Finding Images Introduction: Word and Image

For thousands of years, people have used images by themselves or with words for illumination and enhancement, education and communication, decoration and ornamentation. Never before, however, have so many images been accessible in one place at one time as they now are on the Web.

Illustration from the Vatican Vergil, ca. 400 A.D. (Please note: the Classical Studies Department at the University of Pennsylvania no longer hosts this image.)

The Web has billions of images of just about every size, shape, color, subject, medium, and theme. They are static or moving, with or without sound. This training session will help you use the Web as a resource for illustrations that meet your particular needs:

Personal or popular? Professional or academic? Picture only? Picture and caption? Picture and descriptive or explanatory text? Photograph, scientific drawing, graphic, or artistic representation?

The kind of image you want determines the search methods and gateways you will use to find images on the Web.

Sometimes you will find the image you want on the very first try. More often, you will need to make several tries before finding the image that comes closest to meeting all or most of your criteria. Just keep in mind that organizing and retrieving the vast number of images on the Web is an evolving process and it’s getting better every day!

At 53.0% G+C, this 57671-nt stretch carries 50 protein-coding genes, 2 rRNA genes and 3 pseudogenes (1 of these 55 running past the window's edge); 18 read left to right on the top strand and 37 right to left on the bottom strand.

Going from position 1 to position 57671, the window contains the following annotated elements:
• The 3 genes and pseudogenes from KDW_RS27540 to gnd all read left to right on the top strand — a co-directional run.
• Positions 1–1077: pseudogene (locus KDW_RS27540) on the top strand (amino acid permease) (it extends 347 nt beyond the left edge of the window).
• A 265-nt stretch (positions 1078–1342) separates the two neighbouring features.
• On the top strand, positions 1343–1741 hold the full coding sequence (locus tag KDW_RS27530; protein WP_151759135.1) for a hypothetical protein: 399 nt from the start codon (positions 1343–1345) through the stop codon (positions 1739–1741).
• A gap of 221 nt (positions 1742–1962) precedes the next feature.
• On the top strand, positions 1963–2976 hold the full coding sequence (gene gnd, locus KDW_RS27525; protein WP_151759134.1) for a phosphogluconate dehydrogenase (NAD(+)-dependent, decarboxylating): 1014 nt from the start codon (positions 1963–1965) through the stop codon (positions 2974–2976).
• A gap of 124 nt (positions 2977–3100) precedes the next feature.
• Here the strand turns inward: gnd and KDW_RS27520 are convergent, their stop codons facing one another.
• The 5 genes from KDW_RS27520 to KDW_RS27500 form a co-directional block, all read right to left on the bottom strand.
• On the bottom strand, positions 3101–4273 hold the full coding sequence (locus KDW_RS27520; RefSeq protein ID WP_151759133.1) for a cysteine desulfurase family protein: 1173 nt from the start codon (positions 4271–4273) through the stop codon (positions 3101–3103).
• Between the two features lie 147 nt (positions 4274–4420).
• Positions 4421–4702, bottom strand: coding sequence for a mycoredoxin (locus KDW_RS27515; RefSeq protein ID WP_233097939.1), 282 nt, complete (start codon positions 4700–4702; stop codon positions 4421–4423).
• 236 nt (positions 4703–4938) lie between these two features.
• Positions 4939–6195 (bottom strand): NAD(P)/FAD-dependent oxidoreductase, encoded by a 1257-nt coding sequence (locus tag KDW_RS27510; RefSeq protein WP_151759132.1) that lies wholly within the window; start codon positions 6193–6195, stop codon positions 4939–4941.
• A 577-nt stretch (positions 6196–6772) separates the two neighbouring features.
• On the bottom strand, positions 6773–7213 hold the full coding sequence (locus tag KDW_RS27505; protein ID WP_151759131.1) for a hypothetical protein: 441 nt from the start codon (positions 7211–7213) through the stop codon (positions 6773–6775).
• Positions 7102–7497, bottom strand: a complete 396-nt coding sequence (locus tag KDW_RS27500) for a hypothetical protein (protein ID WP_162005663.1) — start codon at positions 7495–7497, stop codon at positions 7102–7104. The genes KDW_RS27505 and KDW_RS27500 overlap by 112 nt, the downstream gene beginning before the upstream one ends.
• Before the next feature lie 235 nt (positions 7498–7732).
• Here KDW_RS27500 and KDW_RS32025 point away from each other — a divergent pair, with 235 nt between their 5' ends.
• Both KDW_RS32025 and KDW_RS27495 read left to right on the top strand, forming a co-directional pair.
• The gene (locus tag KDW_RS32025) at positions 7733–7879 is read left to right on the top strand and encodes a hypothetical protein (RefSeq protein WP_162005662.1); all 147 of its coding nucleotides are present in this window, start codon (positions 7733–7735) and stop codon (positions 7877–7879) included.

One of the challenges in finding images on the Web can be expressed as a conundrum:

Q: When is an image not always a picture? A: When it is a word on the Web.

Images on the Web are identified and often retrieved by file formats.The most commonly used formats (or file extensions or filenames) are: gifs, jpegs, (pxts), and (pngs).

The file format is part of the image’s URL (Uniform Resource Locator) or address. The URL is also the image’s path name.

The path name of this picture–Dido in her tower watching Aeneas depart from Carthage–found in the illustrated manuscript in the Vatican Library now known as Vatican Vergil 3225, folio 39 verso, is:


(This URL is for  demonstration purposes only.  The Classics Department at the University of Pennsylvania no longer hosts this image.)

Note that the creator of the Web page has provided enough information in the path name—-host or server name (vergil…/), directory name (images), filename (3225-39v), and extension (.gif)—-to make it possible for a Web search engine, and also you, to find and retrieve the image.

Word and image are united!

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